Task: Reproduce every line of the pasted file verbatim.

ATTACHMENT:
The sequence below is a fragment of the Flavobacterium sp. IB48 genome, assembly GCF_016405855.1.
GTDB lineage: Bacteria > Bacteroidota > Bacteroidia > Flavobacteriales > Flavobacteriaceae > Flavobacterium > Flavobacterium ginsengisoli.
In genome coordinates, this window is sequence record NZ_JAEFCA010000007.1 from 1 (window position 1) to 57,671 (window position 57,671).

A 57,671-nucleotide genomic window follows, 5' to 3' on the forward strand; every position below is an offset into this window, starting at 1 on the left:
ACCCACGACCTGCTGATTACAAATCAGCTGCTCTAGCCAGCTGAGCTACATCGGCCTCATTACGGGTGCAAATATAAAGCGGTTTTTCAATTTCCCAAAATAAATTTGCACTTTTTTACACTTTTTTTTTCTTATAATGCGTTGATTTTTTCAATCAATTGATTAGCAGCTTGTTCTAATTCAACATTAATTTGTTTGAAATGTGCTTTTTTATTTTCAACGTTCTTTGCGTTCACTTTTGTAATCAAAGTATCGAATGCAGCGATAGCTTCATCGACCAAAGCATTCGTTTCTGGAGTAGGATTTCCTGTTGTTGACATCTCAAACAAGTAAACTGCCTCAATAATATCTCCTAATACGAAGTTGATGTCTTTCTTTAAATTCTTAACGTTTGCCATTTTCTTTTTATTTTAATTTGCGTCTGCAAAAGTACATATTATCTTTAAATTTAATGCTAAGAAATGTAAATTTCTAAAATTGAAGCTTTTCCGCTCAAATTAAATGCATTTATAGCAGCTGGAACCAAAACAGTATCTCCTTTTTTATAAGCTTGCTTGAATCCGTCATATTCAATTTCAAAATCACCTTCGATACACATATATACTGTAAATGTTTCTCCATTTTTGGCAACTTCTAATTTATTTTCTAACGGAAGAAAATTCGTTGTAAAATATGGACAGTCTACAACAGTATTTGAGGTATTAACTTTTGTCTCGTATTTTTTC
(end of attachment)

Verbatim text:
The sequence below is a fragment of the Flavobacterium sp. IB48 genome, assembly GCF_016405855.1.
GTDB lineage: Bacteria > Bacteroidota > Bacteroidia > Flavobacteriales > Flavobacteriaceae > Flavobacterium > Flavobacterium ginsengisoli.
In genome coordinates, this window is sequence record NZ_JAEFCA010000007.1 from 1 (window position 1) to 57,671 (window position 57,671).

A 57,671-nucleotide genomic window follows, 5' to 3' on the forward strand; every position below is an offset into this window, starting at 1 on the left:
ACCCACGACCTGCTGATTACAAATCAGCTGCTCTAGCCAGCTGAGCTACATCGGCCTCATTACGGGTGCAAATATAAAGCGGTTTTTCAATTTCCCAAAATAAATTTGCACTTTTTTACACTTTTTTTTTCTTATAATGCGTTGATTTTTTCAATCAATTGATTAGCAGCTTGTTCTAATTCAACATTAATTTGTTTGAAATGTGCTTTTTTATTTTCAACGTTCTTTGCGTTCACTTTTGTAATCAAAGTATCGAATGCAGCGATAGCTTCATCGACCAAAGCATTCGTTTCTGGAGTAGGATTTCCTGTTGTTGACATCTCAAACAAGTAAACTGCCTCAATAATATCTCCTAATACGAAGTTGATGTCTTTCTTTAAATTCTTAACGTTTGCCATTTTCTTTTTATTTTAATTTGCGTCTGCAAAAGTACATATTATCTTTAAATTTAATGCTAAGAAATGTAAATTTCTAAAATTGAAGCTTTTCCGCTCAAATTAAATGCATTTATAGCAGCTGGAACCAAAACAGTATCTCCTTTTTTATAAGCTTGCTTGAATCCGTCATATTCAATTTCAAAATCACCTTCGATACACATATATACTGTAAATGTTTCTCCATTTTTGGCAACTTCTAATTTATTTTCTAACGGAAGAAAATTCGTTGTAAAATATGGACAGTCTACAACAGTATTTGAGGTATTAACTTTTGTCTCGTATTTTTTC